“The flag is a profession of Muslim faith,” Hooper said.

“Every Muslim in America has this phrase somewhere in their home,” Hopper added. “This man just chose to put it on a flag.”

“This is not the ISIS flag,” said Hooper, noting that the ISIS flag has an additional phrase on the bottom that makes reference to the “Islamic State.”

Hooper added that ISIS is a relatively new organization and Dunaway’s flag flying predates it.

“It got totally taken out of context,” said Dunaway. “I am not affiliated with any type of militant group. It was just my way of expressing my religion.”

After hearing Dunaway’s explanation, Leibowitz acknowledged Dunaway’s First Amendment right, saying, “I don’t think he should be restricted from flying the flag, but I think it is a breach of good taste.”

Some residents continue to harbor negative feelings.

“There have been a few threats to damage Mr. Dunaway’s residence on various social media outlets,” said Chief Underhill. “This is unacceptable.”

Dunaway said he is Muslim, but also “American-born and -raised” and did not mean to offend anyone.

He has since replaced the black flag with a San Diego Chargers flag, saying, “I just want this situation to go away.”

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New Jersey Man Taken Aback by ISIS Flag Flap

Marc Leibowitz/Twitter(GARWOOD, N.J.) — A photo of a New Jersey home flying a flag that resembled the flag of ISIS, the militant group being bombed by U.S. planes in Iraq, sparked alarm and a complaint to the Department of Homeland Security — but the home’s occupant said he meant no offense and was just expressing his religion.

Mark Dunaway told ABC News that he’s flown that black flag for the 10 years he’s lived in Garwood, New Jersey.

“I’m Muslim, and I fly a flag in front of my home that says I’m a Muslim,” he said.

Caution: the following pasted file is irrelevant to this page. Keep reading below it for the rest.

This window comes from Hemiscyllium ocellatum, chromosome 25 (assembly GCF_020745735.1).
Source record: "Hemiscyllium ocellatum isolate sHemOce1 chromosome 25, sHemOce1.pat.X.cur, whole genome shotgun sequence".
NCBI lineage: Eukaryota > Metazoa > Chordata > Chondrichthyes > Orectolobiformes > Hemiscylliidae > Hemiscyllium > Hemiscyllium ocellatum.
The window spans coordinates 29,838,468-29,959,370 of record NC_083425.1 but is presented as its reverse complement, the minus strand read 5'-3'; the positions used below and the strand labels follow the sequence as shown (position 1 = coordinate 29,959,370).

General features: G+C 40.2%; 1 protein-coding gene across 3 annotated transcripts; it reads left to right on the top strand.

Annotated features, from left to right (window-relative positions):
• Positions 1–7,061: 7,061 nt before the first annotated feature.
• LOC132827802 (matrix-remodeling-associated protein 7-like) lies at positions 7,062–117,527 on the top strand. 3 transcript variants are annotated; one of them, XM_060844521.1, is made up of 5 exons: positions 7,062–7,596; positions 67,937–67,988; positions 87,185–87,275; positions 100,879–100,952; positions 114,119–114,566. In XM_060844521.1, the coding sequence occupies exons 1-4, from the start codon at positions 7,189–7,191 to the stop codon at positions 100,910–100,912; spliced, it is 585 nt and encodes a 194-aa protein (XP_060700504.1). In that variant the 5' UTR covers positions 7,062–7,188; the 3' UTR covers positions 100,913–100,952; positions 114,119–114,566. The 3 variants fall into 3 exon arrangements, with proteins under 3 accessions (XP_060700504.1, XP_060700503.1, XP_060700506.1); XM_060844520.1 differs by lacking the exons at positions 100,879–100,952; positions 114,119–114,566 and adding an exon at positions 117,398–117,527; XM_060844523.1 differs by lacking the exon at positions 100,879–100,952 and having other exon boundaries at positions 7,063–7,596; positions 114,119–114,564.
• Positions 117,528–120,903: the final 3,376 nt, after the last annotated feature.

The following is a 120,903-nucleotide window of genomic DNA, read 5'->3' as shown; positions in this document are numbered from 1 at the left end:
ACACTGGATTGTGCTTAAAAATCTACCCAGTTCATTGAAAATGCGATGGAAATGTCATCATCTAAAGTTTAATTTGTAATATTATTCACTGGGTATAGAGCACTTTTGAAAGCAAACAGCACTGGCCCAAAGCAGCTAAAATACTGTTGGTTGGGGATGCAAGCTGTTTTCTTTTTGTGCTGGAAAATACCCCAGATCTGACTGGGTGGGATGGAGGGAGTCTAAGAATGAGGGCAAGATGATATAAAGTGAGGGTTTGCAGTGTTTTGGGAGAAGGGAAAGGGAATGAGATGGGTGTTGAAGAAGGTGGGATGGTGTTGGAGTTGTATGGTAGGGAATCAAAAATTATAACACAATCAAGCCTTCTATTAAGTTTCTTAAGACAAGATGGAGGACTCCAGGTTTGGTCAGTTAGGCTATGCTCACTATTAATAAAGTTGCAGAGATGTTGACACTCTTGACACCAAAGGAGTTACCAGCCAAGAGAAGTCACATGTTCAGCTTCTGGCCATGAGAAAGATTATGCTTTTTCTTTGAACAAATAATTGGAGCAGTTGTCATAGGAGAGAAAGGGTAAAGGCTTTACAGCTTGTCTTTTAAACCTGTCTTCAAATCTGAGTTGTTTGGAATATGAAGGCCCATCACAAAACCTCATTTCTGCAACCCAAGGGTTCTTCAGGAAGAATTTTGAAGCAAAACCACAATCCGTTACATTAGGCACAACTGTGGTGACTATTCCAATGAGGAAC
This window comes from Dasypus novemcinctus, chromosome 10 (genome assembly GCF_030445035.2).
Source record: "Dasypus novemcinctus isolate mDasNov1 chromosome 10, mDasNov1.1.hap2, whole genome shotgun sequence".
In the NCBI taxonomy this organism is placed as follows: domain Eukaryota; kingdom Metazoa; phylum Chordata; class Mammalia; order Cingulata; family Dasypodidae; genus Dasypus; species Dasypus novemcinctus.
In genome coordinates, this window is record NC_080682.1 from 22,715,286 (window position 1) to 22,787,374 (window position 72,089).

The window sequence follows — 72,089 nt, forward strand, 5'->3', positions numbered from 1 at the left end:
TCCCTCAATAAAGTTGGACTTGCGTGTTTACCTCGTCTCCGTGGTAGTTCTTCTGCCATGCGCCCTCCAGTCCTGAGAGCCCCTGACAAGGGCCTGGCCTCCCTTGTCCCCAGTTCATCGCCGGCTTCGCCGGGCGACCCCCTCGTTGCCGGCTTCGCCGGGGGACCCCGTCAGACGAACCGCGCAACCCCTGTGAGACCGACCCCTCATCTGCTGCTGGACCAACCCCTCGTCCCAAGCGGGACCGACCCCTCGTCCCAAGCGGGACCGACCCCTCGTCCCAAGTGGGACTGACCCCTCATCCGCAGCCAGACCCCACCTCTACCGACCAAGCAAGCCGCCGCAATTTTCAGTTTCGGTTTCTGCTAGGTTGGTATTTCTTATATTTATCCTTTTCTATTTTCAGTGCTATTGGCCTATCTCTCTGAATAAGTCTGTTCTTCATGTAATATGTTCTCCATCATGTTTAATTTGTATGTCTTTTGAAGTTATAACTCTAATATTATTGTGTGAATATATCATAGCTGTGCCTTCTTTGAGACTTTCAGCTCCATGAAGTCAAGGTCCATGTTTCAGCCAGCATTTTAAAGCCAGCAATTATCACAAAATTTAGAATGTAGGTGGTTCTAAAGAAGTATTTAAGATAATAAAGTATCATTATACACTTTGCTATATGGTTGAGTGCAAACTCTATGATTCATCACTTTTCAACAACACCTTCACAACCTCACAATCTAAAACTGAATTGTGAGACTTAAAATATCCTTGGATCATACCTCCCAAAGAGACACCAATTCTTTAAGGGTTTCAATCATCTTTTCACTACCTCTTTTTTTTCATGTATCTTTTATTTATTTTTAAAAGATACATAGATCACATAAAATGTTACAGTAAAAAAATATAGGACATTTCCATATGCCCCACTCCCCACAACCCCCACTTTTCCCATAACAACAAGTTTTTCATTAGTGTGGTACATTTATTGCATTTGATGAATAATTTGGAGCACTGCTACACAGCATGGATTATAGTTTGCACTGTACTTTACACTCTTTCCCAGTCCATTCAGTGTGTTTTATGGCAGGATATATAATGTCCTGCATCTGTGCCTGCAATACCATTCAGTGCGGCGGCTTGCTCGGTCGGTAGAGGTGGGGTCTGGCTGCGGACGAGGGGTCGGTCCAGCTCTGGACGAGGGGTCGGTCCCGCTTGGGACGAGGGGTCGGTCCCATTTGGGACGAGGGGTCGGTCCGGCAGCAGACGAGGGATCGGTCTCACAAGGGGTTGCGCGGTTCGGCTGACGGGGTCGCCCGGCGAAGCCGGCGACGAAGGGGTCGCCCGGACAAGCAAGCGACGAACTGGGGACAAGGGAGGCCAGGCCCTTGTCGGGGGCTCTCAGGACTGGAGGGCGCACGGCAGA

Dunaway has flown the black flag — which bears the Arabic inscription familiar to Muslims, “There is no God but God, and Muhammad is the messenger of God” — every year during Ramadan, and every single Friday, he said. Having already had the flag up during Ramadan, he originally planned to keep it up until Friday.

However, after the Garwood Police Department received a complaint about the flag, officers visited Dunaway’s home on Tuesday.

“The Garwood Police follow up with any complaint received,” Police Chief Bruce Underhill said in a statement to ABC News.

“Police came by that day on a matter of safety,” Dunaway said. “I had no idea until they pointed it out to me. My reaction was, ‘Are you serious?’”

“Mr. Dunaway was very receptive when we approached him with our concerns and he voluntarily took the flag down,” said Chief Underhill.

Dunaway, surprised at the complaint, realized the extent of the controversy when he saw the photo of his home posted on Twitter.

“It totally caught me off guard that someone was offended to that extent,” Dunaway said.

Marc Leibowitz, who posted the photo to Twitter, told ABC News that he was sent the photo by a friend and alerted Homeland Security.